Authors: Dr Christos Georgiadis, October 2021.
While this year has to most felt as though life came to a standstill, the field of genome editing has experienced unprecedented momentum. With CRISPR basking in the limelight following on from the joint Emmanuelle Charpentier and Jennifer A. Doudna 2020 Nobel Prize there has been a phenomenal growth in R&D and industry partners creatively exploring the platform’s capabilities.
It is hard to believe that a genome editing technology brought to light a mere 9 years ago would make it through the scrutiny and stringency of regulatory authorities and into patients, which undoubtedly highlights the power and accessibility of the technology and the unmet clinical need that it can cater for.
We have seen CRISPR used in a number of ex vivo applications where genome editing is performed on patients’ or healthy donor cells outside the body and the modified cells are re-infused back into the patient. Notable have been medicinal products developed by CRISPR therapeutics investigating autologous, gene-edited hematopoietic stem cell (HSCs) therapy for patients suffering from severe hemoglobinopathies (CTX001; NCT03745287), where CRISPR-Cas9 is employed to modify a patient's HSCs so that they produce high levels of foetal haemoglobin and re-infused back into the patient in the form of a stem cell transplant, and separately, ‘off-the-shelf’ CRISPR/Cas9 gene-edited CAR T cells for the treatment of CD19+ malignancies (CTX110; NCT04035434).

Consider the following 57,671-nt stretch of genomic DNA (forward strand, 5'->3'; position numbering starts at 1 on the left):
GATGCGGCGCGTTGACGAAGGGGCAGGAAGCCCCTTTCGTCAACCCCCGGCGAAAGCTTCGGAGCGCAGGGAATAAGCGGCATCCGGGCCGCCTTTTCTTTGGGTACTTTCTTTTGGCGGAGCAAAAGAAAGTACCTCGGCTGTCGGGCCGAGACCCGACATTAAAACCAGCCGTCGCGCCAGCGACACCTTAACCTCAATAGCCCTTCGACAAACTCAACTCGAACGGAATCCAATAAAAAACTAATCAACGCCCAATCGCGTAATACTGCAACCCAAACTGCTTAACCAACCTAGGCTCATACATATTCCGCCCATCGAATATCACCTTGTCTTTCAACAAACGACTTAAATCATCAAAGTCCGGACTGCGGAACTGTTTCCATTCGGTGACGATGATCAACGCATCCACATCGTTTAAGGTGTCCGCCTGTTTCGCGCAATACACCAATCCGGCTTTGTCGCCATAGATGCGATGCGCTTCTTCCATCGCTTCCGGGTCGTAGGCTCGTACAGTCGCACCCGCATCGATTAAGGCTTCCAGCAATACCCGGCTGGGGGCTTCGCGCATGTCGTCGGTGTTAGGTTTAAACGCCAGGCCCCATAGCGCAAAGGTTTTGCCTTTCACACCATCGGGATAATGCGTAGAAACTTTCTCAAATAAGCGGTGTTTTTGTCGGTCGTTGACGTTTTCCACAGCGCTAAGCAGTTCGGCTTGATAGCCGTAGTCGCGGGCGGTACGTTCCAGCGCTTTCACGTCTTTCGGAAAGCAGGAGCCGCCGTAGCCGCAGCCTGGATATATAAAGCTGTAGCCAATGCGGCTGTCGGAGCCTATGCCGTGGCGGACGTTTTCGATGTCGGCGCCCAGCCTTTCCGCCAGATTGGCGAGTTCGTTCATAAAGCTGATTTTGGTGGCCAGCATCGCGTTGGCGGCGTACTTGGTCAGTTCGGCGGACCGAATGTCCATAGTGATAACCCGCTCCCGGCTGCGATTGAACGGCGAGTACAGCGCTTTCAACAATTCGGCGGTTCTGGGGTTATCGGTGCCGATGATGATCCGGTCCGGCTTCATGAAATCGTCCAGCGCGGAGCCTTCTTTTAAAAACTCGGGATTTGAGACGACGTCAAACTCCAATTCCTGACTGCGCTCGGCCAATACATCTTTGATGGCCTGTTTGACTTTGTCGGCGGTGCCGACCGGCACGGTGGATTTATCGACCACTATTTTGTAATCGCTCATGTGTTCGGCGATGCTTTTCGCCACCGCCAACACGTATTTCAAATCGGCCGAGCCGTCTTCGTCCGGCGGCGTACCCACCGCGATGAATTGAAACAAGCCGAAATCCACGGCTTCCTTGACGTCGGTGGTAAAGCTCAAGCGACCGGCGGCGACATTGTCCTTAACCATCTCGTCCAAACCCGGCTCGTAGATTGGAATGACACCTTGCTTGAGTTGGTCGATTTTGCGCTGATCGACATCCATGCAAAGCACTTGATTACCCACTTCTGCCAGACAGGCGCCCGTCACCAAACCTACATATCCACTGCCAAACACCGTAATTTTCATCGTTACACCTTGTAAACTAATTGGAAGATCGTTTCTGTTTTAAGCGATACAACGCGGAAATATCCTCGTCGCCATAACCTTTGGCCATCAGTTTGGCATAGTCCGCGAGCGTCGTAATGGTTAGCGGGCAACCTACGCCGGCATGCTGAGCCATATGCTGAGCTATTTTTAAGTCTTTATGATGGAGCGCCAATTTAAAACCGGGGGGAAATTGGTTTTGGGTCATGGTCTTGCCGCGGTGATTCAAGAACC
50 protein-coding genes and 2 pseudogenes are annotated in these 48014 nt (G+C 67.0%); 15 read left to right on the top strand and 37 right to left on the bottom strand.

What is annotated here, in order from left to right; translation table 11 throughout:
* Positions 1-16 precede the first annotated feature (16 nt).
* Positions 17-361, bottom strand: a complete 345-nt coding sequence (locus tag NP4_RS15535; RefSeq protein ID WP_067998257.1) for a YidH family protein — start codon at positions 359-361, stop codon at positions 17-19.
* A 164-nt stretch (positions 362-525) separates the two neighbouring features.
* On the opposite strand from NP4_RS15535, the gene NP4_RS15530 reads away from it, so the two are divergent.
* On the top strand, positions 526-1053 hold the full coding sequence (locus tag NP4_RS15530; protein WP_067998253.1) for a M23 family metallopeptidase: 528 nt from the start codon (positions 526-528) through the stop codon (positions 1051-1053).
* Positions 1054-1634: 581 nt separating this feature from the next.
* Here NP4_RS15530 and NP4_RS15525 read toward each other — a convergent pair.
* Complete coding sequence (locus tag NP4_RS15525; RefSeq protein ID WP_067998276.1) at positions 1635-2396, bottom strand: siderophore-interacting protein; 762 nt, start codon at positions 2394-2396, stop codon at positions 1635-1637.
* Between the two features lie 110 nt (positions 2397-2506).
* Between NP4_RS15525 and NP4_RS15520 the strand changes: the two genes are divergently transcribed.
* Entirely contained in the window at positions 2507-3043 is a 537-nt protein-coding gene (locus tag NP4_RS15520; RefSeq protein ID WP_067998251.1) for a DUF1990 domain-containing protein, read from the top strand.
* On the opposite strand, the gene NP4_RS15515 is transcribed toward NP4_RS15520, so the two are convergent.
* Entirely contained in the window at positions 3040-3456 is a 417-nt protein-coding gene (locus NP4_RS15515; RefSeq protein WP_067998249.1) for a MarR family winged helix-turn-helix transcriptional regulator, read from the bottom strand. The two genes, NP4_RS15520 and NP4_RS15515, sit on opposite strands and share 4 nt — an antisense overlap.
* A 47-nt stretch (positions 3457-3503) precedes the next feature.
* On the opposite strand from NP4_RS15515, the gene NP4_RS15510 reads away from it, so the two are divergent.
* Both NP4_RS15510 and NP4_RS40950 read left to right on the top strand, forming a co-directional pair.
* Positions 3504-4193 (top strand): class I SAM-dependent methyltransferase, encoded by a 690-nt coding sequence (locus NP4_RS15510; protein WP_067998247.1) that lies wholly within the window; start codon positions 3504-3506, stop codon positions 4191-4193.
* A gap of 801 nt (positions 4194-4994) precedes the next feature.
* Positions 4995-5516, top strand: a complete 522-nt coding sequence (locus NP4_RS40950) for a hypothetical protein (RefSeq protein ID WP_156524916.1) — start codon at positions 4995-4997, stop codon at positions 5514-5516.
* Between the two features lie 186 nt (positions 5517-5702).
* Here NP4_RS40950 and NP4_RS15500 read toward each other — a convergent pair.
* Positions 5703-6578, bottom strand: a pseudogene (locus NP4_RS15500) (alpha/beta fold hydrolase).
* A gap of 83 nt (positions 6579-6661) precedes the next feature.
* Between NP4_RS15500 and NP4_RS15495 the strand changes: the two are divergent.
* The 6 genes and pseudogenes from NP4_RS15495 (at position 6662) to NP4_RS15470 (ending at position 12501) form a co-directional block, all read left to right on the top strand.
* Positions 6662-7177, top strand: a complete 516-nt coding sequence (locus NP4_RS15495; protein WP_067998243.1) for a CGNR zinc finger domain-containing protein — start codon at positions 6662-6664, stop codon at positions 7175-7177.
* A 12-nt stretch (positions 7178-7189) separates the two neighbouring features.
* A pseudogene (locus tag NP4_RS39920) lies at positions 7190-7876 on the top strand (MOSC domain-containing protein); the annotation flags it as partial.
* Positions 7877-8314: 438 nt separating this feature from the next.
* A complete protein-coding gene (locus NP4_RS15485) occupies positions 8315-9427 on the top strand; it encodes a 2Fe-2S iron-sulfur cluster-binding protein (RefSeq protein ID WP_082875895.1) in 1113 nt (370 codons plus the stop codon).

A phase I study assessing safety and efficacy of CRISPR/Cas9-edited ‘universal’ CAR T cells in paediatric B cell acute lymphoblastic leukaemia (B-ALL) is also currently underway in the UK at the Great Ormond Street Institute of Child Health (NCT04557436).
Delivery of genome editing reagents directly to the patient, known as in vivo delivery, holds great promise for the treatment of systemic disease, however poses a significant challenge with regards to delivery method, biodistribution, efficacy and off-target activity and hence comes with greater risks.